No it couldn’t, because we see him at a diner during all the murders. Could it be Crazy Ralph? Possibly, but the cop says he dropped Ralph back home earlier that day, and Ralph is too obviously a red herring anyway. Could it be…well, that’s about it really. There are no other suspects, because we don’t even meet the killer until 75 minutes into the fucking movie.

That, my friends, is cheating.


The fun of a whodunit is guessing who the killer is, but you have to at least seen the killer before their revelation for that to be effective. The mystery in Friday the 13th is so half-hearted and half-baked, you wonder why they even bothered. It’s a concession to an older style of horror movie – I guess the makers didn’t realise they were accidentally co-creating a whole new sub-genre of movie, where the identity of the killer didn’t matter so long as they were killing beautiful young people who wander around in thunderstorms in their underwear and play Strip Monopoly.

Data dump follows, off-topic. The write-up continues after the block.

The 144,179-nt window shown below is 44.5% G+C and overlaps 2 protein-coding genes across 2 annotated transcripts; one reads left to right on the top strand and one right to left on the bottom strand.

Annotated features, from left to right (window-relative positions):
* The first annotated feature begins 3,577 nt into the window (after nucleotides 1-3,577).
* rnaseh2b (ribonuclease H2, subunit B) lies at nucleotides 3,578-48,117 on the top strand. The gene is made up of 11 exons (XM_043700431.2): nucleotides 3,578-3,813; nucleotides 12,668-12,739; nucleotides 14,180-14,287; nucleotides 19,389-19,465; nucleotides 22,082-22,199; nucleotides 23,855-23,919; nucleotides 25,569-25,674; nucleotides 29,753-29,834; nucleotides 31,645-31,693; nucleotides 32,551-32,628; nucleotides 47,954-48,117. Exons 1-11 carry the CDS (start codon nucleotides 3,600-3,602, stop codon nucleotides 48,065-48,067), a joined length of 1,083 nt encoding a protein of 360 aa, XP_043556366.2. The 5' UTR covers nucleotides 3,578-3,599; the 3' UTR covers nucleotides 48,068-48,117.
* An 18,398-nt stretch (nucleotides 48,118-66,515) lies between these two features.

But just how does one play Strip Monopoly? The rules, as given in the film, are as follows – ‘instead of paying rent you pay clothes.’ That’s it. Now, I hate Monopoly. It’s the most boring, long-winded game around, so I welcome any attempt to liven it up, particularly if nudity is involved. But it makes no sense! Bill is told to be banker – but why would you need a banker? There’s no money, it’s clothes, Brenda, like you just said! Later, when the door blows open, they scrabble about trying to catch all the money flying about, like it even matters. Guys, you’re playing for clothes. Forget the money. Why is this so hard to understand? Brenda also makes it perfectly clear that, ‘Community Chest can not give you your clothes back.’ No shit Brenda, I don’t think there’s a Community Chest card that says that. You know what? I think Brenda is making this up as she goes along. Well, her or the script-writer.


Guys, we’ve all seen Friday the 13th. But you know what? There’s no harm in watching it again. Subsequent installments may have improved on the formula and lost the stupid mystery angle, but how many of the sequels had an extreme close up of a woman squeezing Kevin Bacon’s naked butt cheek?

The answer is none, gang. N-O-N-E none.